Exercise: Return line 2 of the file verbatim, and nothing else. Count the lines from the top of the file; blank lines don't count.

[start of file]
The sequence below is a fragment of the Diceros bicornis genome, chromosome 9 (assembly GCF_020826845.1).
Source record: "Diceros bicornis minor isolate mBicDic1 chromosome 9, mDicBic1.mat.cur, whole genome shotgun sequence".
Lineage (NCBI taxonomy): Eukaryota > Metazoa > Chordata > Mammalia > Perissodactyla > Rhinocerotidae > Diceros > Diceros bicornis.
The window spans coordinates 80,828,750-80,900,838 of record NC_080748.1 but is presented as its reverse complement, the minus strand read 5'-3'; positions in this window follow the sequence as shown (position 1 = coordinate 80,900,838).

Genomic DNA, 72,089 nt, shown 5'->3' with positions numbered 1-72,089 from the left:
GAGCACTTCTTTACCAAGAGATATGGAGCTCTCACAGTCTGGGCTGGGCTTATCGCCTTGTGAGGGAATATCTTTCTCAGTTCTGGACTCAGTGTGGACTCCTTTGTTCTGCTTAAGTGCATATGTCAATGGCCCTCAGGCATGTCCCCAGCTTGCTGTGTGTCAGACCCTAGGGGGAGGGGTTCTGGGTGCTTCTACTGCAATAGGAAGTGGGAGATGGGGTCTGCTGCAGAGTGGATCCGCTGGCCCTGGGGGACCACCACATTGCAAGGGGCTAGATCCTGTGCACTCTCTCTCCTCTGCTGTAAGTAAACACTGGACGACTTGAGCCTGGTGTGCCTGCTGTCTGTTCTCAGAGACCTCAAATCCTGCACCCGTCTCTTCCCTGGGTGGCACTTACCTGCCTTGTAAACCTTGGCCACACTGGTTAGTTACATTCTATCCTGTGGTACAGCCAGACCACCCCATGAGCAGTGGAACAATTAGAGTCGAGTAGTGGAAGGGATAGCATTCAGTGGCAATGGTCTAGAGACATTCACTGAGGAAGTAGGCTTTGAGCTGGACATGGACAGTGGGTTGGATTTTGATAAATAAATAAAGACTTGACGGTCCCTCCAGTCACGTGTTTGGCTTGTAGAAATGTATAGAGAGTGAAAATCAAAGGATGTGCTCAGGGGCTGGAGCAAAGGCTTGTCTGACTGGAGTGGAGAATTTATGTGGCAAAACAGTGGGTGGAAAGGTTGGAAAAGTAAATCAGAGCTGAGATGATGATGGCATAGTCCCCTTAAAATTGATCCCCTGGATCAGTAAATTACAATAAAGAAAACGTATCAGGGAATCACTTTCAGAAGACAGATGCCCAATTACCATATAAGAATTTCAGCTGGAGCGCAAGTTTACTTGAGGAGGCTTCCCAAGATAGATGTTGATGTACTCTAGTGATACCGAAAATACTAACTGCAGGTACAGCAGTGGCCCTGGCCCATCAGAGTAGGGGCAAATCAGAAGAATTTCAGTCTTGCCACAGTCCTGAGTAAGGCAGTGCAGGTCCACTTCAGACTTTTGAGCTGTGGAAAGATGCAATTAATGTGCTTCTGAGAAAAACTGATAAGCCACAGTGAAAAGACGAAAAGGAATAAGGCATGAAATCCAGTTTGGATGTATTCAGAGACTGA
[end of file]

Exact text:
Source record: "Diceros bicornis minor isolate mBicDic1 chromosome 9, mDicBic1.mat.cur, whole genome shotgun sequence".